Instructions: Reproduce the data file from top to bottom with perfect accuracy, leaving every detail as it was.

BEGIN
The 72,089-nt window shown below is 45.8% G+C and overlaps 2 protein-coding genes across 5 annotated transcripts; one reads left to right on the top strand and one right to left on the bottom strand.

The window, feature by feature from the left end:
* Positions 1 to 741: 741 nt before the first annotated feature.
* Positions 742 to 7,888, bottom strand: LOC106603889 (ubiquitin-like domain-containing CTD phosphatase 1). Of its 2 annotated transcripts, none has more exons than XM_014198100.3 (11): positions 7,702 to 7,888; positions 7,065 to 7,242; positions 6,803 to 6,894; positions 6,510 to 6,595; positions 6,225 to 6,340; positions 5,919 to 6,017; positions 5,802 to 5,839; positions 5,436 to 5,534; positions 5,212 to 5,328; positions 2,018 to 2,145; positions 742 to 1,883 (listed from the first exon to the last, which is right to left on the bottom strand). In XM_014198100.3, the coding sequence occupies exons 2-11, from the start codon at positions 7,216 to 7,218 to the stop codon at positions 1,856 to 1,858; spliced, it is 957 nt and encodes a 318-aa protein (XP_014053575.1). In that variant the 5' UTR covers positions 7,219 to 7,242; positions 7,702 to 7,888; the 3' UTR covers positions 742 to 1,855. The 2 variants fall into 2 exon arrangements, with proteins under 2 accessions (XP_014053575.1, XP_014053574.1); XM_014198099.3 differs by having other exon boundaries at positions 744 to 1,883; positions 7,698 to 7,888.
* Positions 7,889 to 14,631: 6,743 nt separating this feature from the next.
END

The 72,089-nt window shown below is 45.8% G+C and overlaps 2 protein-coding genes across 5 annotated transcripts; one reads left to right on the top strand and one right to left on the bottom strand.

The window, feature by feature from the left end:
* Positions 1 to 741: 741 nt before the first annotated feature.
* Positions 742 to 7,888, bottom strand: LOC106603889 (ubiquitin-like domain-containing CTD phosphatase 1). Of its 2 annotated transcripts, none has more exons than XM_014198100.3 (11): positions 7,702 to 7,888; positions 7,065 to 7,242; positions 6,803 to 6,894; positions 6,510 to 6,595; positions 6,225 to 6,340; positions 5,919 to 6,017; positions 5,802 to 5,839; positions 5,436 to 5,534; positions 5,212 to 5,328; positions 2,018 to 2,145; positions 742 to 1,883 (listed from the first exon to the last, which is right to left on the bottom strand). In XM_014198100.3, the coding sequence occupies exons 2-11, from the start codon at positions 7,216 to 7,218 to the stop codon at positions 1,856 to 1,858; spliced, it is 957 nt and encodes a 318-aa protein (XP_014053575.1). In that variant the 5' UTR covers positions 7,219 to 7,242; positions 7,702 to 7,888; the 3' UTR covers positions 742 to 1,855. The 2 variants fall into 2 exon arrangements, with proteins under 2 accessions (XP_014053575.1, XP_014053574.1); XM_014198099.3 differs by having other exon boundaries at positions 744 to 1,883; positions 7,698 to 7,888.
* Positions 7,889 to 14,631: 6,743 nt separating this feature from the next.